Note, current implementations of Ext4 can detect errors in the metadata of files but not in the actual data (see here for more information). You can find out if metadata checksums are enabled for your drive with the following command (replace /dev/sda1 by the path to your drive).

tune2fs -l /dev/sda1

The output contains a line that starts with Filesystem features. If the line includes the word metadata_csum then checksums are enabled for metadata6. However, as mentioned above, the actual contents of files are not checksummed.

Luckily there’s an option in Greyhole which allows us to check for corruption of the files’ contents. When a file is first copied by Greyhole a checksum is computed and saved in a database. We can then call the following command

sudo greyhole --fsck --checksums

Greyhole will now read all files on the NAS, compute their checksums and compare them to the values previously saved in the database (this may take a while).

The file that suffers from data corruption (as assumed at the beginning of this section) will probably have a different checksum than the one previously saved in the database. Greyhole will now

  • log the name of the file in /usr/share/greyhole/fsck_checksums.log and
  • check if other copies of the file (saved on other storage drives) are intact.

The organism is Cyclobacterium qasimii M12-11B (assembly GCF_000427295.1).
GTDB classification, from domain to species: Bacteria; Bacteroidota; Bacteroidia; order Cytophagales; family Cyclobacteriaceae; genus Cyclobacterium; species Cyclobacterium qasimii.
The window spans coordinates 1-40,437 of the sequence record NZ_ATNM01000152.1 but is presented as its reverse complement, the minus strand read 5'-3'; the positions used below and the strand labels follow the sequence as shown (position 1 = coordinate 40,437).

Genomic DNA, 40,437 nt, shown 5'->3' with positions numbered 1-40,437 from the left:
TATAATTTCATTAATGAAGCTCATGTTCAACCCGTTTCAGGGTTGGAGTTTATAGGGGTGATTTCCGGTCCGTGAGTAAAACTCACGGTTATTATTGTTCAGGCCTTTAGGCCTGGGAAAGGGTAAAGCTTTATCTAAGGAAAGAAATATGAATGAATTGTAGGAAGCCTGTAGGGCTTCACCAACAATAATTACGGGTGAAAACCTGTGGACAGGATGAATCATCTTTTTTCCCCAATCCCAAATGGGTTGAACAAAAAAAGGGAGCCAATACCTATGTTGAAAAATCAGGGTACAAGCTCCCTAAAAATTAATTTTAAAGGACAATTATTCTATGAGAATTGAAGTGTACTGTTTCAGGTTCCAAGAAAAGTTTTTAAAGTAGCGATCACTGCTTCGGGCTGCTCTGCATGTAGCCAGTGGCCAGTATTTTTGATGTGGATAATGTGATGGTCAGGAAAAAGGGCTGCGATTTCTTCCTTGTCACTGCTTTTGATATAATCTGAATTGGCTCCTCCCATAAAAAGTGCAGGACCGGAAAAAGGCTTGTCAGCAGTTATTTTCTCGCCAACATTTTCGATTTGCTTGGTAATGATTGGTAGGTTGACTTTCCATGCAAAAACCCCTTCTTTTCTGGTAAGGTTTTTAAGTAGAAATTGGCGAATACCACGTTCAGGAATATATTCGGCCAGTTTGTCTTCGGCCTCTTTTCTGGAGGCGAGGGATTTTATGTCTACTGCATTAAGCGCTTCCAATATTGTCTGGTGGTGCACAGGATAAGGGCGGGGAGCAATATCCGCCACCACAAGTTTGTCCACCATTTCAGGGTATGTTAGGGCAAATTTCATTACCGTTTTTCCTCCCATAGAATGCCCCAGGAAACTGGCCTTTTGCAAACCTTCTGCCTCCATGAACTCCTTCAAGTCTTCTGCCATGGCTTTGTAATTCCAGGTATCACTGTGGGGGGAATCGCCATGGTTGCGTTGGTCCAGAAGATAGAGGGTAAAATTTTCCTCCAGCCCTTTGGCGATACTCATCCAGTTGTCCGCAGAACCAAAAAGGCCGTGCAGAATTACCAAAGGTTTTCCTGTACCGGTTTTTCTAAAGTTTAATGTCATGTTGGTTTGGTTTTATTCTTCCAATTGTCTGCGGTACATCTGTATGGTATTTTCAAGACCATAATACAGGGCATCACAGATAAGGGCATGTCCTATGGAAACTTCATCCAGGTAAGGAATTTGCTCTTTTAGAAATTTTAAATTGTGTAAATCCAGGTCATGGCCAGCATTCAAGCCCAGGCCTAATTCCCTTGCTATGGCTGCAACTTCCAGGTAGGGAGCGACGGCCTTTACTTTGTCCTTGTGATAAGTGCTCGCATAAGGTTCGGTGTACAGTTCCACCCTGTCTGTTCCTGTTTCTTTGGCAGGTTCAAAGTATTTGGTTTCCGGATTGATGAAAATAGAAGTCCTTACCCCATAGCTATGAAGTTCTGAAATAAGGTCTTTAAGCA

If at least one of the other copies of the file has a correct checksum then the corrupted file will be replaced by the one that’s intact.

Thus running the command above should reduce the risk of losing files to data corruption. Running it manually is tedious, though, so let’s add a job to cron. Open crontab with sudo crontab -e. To run this check at 3am on the second day of every month, add the following line (or adjust it to your preferences):

0 3 2 * * greyhole --fsck --checksums

Corruption when Copying Data

Errors can also occur when we copy data to the NAS. Simple copy commands like cp don’t check if the data was copied correctly. Some programs do check. For example, in the man pages of rsync (you can open them with man rsync) it says

Note that rsync always verifies that each transferred file was correctly reconstructed on the receiving side by checking a whole-file checksum that is generated as the file
is transferred [...]